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Arthur HARTMANN (1881-1956)
Miniatures for violin and piano
L’amour, valse bluette (1927) [2:40]
A Negro Croon (1916) [3:42]
Autumn in Hungary: Romance [3:46]
Nyiregyházi Emlék: Csardas (1905) [5:12]
Szomorúság (Tristesse): Rhapsodische Skizze [8:17]
Danse Grotesque (1907) [0:57]
Kossuth Lajos (1907) [3:03]
Esprit de Ravioli Polah (Souvenir d’une Soirée inoubliable)
La Tzigane (1927) [4:58]
La Coquette: Valse Intermezzo (1927) [3:17]
Tauga: A Bulgarian Sketch [2:53]
A Cradle Song [3:36]
Beau Soir (1910) [2:29]
Préludes - Book 1: No. 8, La fille aux cheveux de lin (1910)
Il pleure dans mon cœur (1908) [3:09]
Edward MACDOWELL (1860-1908)
To a Wild Rose, Op. 51 No. 1 [3:24]
Solomia Soroka (violin)
Arthur Greene (piano)
rec. May 2007, Hart Recital Hall, Lansing, Michigan
TOCC 0089 [71:58]
Arthur Hartmann is best known for his association with Debussy and the marvellous transcriptions he wrote of La fille aux cheveux de lin, Beau Soir and others. Philadelphia-born in 1881 he was quite a character claiming Hungarian birth - he was at least of Hungarian origin - and apologizing for his poor English in interviews in his native country. But he did work with Loeffler and then with Ysaÿe, before beginning his career as soloist ands recitalist, and later still as leader of his string quartet. Around 1929 his career trailed off. He died of a stroke in 1956 at the age of 75. I’ve only been able to trace a single recording by Hartmann - one of Nachez’s Danse Tzigane, rather appropriately, on a Rex 78. It would be fascinating to hear it.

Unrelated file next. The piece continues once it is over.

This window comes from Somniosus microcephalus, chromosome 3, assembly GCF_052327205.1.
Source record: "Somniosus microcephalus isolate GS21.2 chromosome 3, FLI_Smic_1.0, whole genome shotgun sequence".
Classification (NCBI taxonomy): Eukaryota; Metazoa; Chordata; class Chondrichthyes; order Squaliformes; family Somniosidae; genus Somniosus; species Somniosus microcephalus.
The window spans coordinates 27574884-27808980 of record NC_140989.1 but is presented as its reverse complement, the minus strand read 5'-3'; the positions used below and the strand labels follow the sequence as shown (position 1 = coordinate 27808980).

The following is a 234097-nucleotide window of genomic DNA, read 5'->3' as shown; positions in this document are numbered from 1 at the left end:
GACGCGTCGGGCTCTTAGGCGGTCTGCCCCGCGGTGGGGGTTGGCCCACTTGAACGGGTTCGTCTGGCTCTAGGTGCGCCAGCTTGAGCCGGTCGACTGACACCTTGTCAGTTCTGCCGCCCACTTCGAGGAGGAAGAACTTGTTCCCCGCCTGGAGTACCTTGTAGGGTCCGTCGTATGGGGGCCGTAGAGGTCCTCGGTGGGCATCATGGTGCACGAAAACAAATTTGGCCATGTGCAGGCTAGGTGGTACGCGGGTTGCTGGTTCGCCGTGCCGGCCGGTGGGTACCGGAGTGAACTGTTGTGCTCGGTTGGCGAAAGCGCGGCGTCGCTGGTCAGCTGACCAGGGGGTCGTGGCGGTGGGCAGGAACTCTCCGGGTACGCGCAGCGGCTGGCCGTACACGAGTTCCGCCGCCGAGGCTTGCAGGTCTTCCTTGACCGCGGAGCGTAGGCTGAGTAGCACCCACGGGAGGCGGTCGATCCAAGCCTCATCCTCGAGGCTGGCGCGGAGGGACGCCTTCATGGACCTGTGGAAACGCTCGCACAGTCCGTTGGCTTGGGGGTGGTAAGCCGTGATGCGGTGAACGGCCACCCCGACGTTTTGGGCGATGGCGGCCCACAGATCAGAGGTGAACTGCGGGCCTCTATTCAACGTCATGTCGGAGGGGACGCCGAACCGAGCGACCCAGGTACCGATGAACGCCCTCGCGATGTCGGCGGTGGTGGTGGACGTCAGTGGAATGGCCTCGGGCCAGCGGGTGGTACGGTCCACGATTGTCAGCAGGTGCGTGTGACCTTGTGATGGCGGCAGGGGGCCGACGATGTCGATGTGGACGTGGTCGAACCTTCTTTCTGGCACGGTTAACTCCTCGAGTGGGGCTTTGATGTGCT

As a composer of miniatures he stands, as do so many, in Kreisler’s shadow, which is not to say that the pieces lack individuality or energetic pleasure. They possess both, fortunately. There’s for example the gentle sweetmeat waltz L’amour, valse bluette and something possibly influenced by fellow American fiddler, Maud Powell’s explorations in this sort of area, A Negro Croon. Naturally he mined a vein of Hungarian music, which varies in intensity and authenticity. Autumn in Hungary: Romance for example is a nostalgic reverie very lightly dappled with paprika, whereas Nyiregyházi Emlék: Csardas is a more typically energetic number with two naughty quotations from Beethoven’s Violin Concerto - the second presumably in case you’d missed the first. Gypsy violinistics inhabit Tauga.
Szomorúság (Tristesse): Rhapsodische Skizze was dedicated to Kreisler and is on a more expansive expressive canvass, but an over extended one. In the main these pieces are avuncular and unpretentious. There are salon charmers (the Caprice and the Valse), hints of klezmer in the Danse Grotesque and some Hubay influence in Kossuth Lajos. There are hints of melancholia too, thought not very many - for a slice of it try Bogdan...but Hartmann’s freewheeling side can run away with him, as it does in the unpublished, and loquacious mouthful that is Esprit de Ravioli Polah (Souvenir d’une Soirée inoubliable). To show that Hartmann’s influences were not restricted to this particular geographical region we can hear hints of impressionism in something like Prayer, as well as the more expected Kreisleresque impress of La Tzigane.
The famous transcriptions are here though the booklet’s claim that his transcription of MacDowell’s To A Wild Rose is receiving its first ever recording is not true. Eddy Brown, Hartmann’s Auer-trained American contemporary, recorded it twice on 78s.
Throughout, the performances are warm, sympathetic and very well recorded. Solomia Soroka displays elegance and refinement in the Debussy transcriptions - though she lacks Thibaud’s Gallic sensuality in La fille - and elsewhere digs in with abandon and force. The ensemble between her and Arthur Greene, a husband and wife team, is splendid. The booklet note is absolutely first class and entertainingly written.
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